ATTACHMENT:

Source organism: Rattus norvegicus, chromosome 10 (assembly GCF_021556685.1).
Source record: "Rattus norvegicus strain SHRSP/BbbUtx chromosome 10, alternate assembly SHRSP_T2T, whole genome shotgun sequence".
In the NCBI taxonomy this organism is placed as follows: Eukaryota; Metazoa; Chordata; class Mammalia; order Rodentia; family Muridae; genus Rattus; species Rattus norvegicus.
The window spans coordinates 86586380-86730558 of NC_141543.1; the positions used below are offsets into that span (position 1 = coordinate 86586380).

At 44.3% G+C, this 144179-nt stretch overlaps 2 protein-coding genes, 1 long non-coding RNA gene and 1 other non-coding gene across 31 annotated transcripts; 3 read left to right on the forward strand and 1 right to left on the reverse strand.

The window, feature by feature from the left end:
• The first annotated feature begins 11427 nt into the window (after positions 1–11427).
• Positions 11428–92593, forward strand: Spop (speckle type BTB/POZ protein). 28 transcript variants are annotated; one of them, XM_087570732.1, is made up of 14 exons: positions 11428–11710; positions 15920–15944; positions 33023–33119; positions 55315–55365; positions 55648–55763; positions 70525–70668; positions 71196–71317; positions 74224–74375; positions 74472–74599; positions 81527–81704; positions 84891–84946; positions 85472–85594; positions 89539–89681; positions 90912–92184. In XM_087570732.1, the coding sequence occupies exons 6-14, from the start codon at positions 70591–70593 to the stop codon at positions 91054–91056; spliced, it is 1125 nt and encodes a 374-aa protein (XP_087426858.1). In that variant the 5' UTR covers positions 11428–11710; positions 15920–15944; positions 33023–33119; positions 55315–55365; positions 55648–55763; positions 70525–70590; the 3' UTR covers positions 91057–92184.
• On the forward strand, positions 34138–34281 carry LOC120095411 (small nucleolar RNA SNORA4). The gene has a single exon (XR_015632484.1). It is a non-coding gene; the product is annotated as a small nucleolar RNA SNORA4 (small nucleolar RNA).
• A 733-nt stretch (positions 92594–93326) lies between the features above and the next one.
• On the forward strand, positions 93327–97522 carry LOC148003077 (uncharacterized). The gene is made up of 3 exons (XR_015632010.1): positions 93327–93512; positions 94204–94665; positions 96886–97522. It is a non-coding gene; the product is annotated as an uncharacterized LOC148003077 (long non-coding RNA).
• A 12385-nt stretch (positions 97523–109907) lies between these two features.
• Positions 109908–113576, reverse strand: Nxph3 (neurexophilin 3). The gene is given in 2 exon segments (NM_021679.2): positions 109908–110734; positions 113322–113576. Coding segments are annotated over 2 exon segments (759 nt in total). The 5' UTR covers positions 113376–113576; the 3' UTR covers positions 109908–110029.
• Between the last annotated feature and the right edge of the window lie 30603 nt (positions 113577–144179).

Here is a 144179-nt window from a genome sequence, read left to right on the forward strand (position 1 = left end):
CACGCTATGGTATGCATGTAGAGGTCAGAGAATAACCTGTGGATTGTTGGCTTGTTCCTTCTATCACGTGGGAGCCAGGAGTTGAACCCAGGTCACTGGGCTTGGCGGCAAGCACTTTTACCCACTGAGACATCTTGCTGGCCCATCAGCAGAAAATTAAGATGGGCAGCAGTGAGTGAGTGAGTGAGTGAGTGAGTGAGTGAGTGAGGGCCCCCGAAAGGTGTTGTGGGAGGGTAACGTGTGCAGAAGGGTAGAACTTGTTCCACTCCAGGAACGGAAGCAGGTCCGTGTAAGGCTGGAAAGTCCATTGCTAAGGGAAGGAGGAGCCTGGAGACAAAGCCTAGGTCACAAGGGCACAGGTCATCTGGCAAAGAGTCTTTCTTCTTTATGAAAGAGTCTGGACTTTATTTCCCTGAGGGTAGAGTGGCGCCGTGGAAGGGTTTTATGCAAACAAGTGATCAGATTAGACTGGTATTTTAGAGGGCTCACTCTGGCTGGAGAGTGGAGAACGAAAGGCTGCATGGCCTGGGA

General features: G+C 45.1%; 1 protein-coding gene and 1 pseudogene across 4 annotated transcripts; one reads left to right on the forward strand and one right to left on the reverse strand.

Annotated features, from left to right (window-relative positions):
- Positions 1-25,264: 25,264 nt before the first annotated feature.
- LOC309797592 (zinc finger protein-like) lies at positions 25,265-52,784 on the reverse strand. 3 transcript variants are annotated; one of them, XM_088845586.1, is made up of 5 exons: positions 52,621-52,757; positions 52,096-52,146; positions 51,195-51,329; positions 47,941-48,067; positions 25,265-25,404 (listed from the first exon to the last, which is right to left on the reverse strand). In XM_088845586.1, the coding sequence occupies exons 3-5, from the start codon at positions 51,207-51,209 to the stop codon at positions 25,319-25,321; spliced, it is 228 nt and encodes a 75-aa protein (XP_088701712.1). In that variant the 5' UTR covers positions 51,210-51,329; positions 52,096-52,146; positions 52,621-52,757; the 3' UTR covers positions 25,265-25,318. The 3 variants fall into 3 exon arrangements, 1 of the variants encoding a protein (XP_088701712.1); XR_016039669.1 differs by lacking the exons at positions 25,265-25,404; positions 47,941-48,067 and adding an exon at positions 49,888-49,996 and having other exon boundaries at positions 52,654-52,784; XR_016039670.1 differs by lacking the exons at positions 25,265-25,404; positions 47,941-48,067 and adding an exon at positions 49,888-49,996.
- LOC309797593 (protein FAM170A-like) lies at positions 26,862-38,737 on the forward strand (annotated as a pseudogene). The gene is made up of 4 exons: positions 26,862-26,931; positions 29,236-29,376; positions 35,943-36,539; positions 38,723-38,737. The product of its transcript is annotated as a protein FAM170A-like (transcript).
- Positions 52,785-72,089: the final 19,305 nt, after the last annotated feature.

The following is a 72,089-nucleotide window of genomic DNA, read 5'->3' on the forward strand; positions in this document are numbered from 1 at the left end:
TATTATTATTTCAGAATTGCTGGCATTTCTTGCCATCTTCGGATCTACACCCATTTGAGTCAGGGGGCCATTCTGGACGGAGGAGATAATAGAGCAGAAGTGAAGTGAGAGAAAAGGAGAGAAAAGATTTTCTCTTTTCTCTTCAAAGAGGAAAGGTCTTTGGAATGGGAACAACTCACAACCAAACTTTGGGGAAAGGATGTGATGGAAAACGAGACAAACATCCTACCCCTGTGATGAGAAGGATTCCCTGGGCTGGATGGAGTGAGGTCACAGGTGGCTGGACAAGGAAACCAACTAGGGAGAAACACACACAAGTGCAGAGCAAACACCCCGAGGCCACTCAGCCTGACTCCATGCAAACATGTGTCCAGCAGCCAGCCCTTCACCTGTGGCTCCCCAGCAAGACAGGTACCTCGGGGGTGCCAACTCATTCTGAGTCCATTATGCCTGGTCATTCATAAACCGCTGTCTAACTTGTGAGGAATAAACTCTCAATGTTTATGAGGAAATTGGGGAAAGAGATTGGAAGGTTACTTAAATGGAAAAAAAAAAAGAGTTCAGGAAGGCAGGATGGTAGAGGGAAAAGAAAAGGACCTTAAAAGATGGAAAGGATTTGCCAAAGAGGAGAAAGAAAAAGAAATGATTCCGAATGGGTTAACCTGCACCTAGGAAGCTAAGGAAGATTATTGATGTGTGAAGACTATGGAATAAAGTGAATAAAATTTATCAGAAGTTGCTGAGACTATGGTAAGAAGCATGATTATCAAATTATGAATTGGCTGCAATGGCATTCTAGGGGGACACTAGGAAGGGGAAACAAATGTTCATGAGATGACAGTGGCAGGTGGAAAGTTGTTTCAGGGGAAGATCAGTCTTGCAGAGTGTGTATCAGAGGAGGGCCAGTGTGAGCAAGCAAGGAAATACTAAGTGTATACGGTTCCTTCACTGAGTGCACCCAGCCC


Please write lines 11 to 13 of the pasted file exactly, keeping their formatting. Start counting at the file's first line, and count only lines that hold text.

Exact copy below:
• On the forward strand, positions 93327–97522 carry LOC148003077 (uncharacterized). The gene is made up of 3 exons (XR_015632010.1): positions 93327–93512; positions 94204–94665; positions 96886–97522. It is a non-coding gene; the product is annotated as an uncharacterized LOC148003077 (long non-coding RNA).
• A 12385-nt stretch (positions 97523–109907) lies between these two features.
• Positions 109908–113576, reverse strand: Nxph3 (neurexophilin 3). The gene is given in 2 exon segments (NM_021679.2): positions 109908–110734; positions 113322–113576. Coding segments are annotated over 2 exon segments (759 nt in total). The 5' UTR covers positions 113376–113576; the 3' UTR covers positions 109908–110029.